“The American hospital model simply isn’t working well anymore, so patients will find someplace else,” Scandlen continued. “Competition will assert itself, like it or not. If American hospitals don’t relearn how to run their businesses based on some of the ideas that are coming from overseas, they will go the way of the automakers.”

American health care providers are especially concerned because much of their most-lucrative business is going overseas. The amount of profitability being exported far exceeds the number of people going abroad.

John R. Graham, director of health care policy at the Pacific Research Institute, agreed. “Medical tourism is a great opportunity to reduce U.S. health spending and allow more Americans to get high-quality care abroad,” he noted.


U.S. hospitals have very high cost structures,” said Graham, “largely caused by government regulation that inhibits competition and specialization, requiring general hospitals to be all things to all people. In the long run, as their ‘profitable’ operations disappear overseas, American hospitals will face a crisis that will require policymakers to rethink how they organize the health care safety net.”

“Quality and patient protections vary widely in other countries, just like they do within the United States,” said Michael Cannon, a senior fellow at the Cato Institute. ”What we don’t get in the United States is price competition, but that can’t last forever, particularly with foreign providers offering comparable quality at a lower cost.

“Medical tourism can only grow,” Cannon added. ”And that’s a good thing.”

~From The Heartland Institute's report "International Medical Tourism Is on the Rise"

HT: NCPA

MP: "Competition breeds competence."

Keynesianism: Perverse Form of Fiscal Child Abuse

A father of public choice economics, Nobel laureate James Buchanan, argues that the great flaw in Keynesianism is that it ignores the obvious, self-interested incentives of government actors implementing fiscal policy and creates intellectual cover for what would otherwise be viewed as self-serving and irresponsible behavior by politicians. It is also very difficult to turn off the spigot in better economic times, and Keynes blithely ignored the long-term effects of financing an expanded deficit.

It's clear why Keynes's popularity endures in Congress. Intellectual cover for a spending spree will always be appreciated there. But it's harder to see any justification for the perverse form of fiscal child abuse that heaps massive debts on future generations.


~Dick Armey, Chairman of FreedomWorks, in yesterday's WSJ

Buy American Will Destroy Jobs, Not Create Them

This Buy American momentum is bad economics, and by threatening to destabilize trade and capital flows, it risks turning a global recession into a 1930s-style depression.

Suppose that we did not allow free trade between the 50 American states. Citizens like me in New Jersey would be far worse off if we could not buy pineapples from Hawaii, wine and vegetables from California, wheat from Kansas, and oil from Texas and Louisiana while we sell pharmaceuticals to the rest of the country. The specialization that trade makes possible allows all of us to live better.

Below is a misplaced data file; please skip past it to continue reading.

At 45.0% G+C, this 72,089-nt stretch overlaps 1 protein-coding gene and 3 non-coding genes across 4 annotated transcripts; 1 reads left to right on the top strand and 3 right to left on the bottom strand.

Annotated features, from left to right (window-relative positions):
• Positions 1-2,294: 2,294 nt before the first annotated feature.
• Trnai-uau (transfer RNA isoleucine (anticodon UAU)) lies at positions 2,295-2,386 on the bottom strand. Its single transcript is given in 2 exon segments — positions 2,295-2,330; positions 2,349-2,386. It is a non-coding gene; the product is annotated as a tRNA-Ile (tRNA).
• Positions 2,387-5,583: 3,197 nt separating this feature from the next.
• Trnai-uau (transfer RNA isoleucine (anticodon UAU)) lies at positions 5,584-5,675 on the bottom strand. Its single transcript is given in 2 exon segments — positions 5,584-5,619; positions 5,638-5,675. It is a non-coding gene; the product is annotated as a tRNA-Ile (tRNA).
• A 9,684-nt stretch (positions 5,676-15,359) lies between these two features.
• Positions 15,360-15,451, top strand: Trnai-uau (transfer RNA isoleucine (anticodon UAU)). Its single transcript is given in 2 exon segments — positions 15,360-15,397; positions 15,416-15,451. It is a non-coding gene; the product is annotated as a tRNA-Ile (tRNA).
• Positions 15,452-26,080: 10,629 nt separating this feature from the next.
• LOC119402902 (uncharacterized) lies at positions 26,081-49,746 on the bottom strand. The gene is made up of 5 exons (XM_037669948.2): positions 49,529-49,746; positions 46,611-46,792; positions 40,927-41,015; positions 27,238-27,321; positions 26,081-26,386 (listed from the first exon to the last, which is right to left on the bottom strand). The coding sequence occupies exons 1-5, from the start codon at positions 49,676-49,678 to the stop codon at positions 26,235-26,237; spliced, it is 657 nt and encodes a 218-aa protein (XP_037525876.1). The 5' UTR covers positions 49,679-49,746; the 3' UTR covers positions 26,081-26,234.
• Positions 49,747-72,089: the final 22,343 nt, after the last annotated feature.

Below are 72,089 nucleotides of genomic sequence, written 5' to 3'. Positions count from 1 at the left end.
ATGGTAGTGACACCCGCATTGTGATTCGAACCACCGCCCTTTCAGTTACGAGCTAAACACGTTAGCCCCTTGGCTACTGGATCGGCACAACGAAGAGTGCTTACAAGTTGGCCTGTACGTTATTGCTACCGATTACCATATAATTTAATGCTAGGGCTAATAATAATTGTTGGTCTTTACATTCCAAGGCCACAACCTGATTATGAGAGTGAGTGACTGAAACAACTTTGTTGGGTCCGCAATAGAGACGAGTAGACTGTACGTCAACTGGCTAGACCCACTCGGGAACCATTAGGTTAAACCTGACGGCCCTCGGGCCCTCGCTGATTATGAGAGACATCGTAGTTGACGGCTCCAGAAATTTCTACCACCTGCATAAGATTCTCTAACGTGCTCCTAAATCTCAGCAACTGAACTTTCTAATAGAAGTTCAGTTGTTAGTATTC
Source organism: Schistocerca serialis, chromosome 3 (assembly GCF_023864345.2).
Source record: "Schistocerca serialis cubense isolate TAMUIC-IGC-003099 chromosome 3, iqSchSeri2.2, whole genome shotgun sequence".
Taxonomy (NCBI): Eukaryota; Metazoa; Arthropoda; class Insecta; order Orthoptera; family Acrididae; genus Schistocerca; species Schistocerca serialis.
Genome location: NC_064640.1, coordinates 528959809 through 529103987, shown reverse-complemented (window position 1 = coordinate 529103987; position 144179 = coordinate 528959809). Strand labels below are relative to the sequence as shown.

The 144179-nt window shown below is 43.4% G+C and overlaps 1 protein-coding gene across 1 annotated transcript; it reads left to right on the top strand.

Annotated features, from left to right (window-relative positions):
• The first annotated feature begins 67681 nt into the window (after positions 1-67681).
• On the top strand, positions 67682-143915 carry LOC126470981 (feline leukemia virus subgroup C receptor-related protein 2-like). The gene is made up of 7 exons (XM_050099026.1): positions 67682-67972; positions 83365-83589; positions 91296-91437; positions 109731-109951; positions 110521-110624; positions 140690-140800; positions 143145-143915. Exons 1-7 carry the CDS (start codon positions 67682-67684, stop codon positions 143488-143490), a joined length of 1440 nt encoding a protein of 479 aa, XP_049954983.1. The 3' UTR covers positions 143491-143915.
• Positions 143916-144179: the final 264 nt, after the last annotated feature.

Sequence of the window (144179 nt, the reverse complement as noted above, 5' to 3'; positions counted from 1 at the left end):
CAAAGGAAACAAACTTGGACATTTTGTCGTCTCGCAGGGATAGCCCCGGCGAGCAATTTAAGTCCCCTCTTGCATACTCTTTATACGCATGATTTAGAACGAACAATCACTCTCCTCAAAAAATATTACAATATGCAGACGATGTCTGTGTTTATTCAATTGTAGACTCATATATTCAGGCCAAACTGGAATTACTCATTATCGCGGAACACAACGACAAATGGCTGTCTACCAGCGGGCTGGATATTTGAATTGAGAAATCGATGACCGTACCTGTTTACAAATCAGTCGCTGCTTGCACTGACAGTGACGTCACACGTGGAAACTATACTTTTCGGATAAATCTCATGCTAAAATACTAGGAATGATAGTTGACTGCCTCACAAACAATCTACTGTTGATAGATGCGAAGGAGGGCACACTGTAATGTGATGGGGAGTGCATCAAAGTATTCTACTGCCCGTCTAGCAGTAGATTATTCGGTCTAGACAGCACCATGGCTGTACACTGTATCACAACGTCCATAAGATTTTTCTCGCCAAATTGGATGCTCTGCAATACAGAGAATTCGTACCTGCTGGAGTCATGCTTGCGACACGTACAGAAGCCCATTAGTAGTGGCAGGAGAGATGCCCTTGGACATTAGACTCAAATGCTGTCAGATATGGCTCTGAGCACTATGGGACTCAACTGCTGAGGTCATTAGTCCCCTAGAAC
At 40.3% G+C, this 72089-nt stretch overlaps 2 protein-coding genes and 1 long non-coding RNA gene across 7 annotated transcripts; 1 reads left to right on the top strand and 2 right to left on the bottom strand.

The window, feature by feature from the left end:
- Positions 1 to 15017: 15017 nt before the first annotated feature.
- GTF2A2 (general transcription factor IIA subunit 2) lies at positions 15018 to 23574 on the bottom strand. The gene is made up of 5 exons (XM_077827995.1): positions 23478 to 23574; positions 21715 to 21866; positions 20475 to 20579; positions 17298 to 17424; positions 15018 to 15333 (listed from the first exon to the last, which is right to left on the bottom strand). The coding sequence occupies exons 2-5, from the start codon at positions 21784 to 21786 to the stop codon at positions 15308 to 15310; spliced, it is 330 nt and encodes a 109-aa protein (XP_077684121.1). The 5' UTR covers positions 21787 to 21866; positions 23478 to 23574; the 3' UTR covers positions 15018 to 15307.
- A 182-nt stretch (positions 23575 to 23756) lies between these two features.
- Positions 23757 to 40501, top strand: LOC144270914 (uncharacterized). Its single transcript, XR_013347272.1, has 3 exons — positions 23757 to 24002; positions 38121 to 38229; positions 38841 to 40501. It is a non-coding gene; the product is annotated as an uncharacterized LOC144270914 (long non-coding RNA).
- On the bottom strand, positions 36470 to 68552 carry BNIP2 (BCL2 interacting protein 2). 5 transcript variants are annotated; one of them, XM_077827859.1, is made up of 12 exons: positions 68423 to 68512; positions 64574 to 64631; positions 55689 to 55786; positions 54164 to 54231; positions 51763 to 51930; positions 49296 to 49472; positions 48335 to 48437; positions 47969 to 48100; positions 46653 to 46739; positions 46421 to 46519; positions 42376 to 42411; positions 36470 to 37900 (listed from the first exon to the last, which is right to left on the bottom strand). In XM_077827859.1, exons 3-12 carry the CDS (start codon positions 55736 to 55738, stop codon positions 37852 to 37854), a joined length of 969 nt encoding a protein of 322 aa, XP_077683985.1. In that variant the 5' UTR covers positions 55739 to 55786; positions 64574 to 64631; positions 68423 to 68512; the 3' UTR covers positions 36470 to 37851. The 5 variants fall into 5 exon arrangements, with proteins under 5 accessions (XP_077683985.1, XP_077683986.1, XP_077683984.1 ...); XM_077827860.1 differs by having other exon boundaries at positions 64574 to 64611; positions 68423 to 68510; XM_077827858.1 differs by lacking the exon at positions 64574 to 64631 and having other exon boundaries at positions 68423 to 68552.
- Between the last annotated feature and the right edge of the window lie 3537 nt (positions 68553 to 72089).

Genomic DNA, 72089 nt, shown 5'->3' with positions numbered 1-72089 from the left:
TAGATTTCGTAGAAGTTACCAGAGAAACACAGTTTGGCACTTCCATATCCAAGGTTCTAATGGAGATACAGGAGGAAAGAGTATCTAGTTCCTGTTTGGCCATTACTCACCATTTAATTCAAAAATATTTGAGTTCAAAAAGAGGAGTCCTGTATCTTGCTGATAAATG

The situation is the same with respect to world trade. Both we and the Chinese are better off if we can import inexpensive clothing from China and sell them large-scale computers and data storage equipment.

Since the U.S. is the biggest exporter in the world, retaliation could cost America more jobs than the provision would create. It could also destabilize the global capital flows on which the U.S. depends to fund its deficits. Moreover, the provision could delay some shovel-ready infrastructure projects, since sufficient American-made materials may not be immediately available. The U.S. does not manufacture enough steel to meet domestic demand.

In 1930, just as the world economy was sinking as it is today, the U.S. Congress passed the Smoot-Hawley Tariff Act, which essentially shut off imports into the U.S. Our trading partners retaliated, and world trade plummeted. Most economic historians now conclude that the tariff contributed importantly to the severity of the world-wide Great Depression.

Buy American provisions and other forms of protectionism will destroy jobs, not create them. They are an irresponsible and self-defeating response to a downturn in world economic activity.

~Burton Malkiel in today's WSJ

From a recent CD post:

"Buy American" provisions under consideration in Congress as part of a huge economic stimulus bill could create only 1,000 new steel industry jobs and might cost as many as 65,000 across a number of sectors, according to a new study from the Peterson Institute for International Economics.

Clear to Everyone? Better Tell The Data